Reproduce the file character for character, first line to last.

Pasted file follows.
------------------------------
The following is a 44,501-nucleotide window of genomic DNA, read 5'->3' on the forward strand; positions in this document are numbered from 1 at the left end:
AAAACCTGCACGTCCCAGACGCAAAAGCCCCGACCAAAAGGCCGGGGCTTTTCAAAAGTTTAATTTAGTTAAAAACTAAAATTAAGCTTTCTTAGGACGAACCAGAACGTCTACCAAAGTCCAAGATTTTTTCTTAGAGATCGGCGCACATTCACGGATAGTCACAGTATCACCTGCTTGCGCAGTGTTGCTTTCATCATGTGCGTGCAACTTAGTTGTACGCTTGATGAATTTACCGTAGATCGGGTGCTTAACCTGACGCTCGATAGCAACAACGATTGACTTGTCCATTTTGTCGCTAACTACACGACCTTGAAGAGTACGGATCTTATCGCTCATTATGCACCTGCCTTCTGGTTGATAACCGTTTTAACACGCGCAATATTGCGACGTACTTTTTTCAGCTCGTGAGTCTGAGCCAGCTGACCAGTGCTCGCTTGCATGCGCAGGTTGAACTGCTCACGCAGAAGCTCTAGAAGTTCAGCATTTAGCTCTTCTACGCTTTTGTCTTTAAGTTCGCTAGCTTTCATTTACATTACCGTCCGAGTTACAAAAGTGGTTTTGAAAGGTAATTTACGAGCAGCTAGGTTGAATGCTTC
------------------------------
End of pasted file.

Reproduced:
The following is a 44,501-nucleotide window of genomic DNA, read 5'->3' on the forward strand; positions in this document are numbered from 1 at the left end:
AAAACCTGCACGTCCCAGACGCAAAAGCCCCGACCAAAAGGCCGGGGCTTTTCAAAAGTTTAATTTAGTTAAAAACTAAAATTAAGCTTTCTTAGGACGAACCAGAACGTCTACCAAAGTCCAAGATTTTTTCTTAGAGATCGGCGCACATTCACGGATAGTCACAGTATCACCTGCTTGCGCAGTGTTGCTTTCATCATGTGCGTGCAACTTAGTTGTACGCTTGATGAATTTACCGTAGATCGGGTGCTTAACCTGACGCTCGATAGCAACAACGATTGACTTGTCCATTTTGTCGCTAACTACACGACCTTGAAGAGTACGGATCTTATCGCTCATTATGCACCTGCCTTCTGGTTGATAACCGTTTTAACACGCGCAATATTGCGACGTACTTTTTTCAGCTCGTGAGTCTGAGCCAGCTGACCAGTGCTCGCTTGCATGCGCAGGTTGAACTGCTCACGCAGAAGCTCTAGAAGTTCAGCATTTAGCTCTTCTACGCTTTTGTCTTTAAGTTCGCTAGCTTTCATTTACATTACCGTCCGAGTTACAAAAGTGGTTTTGAAAGGTAATTTACGAGCAGCTAGGTTGAATGCTTC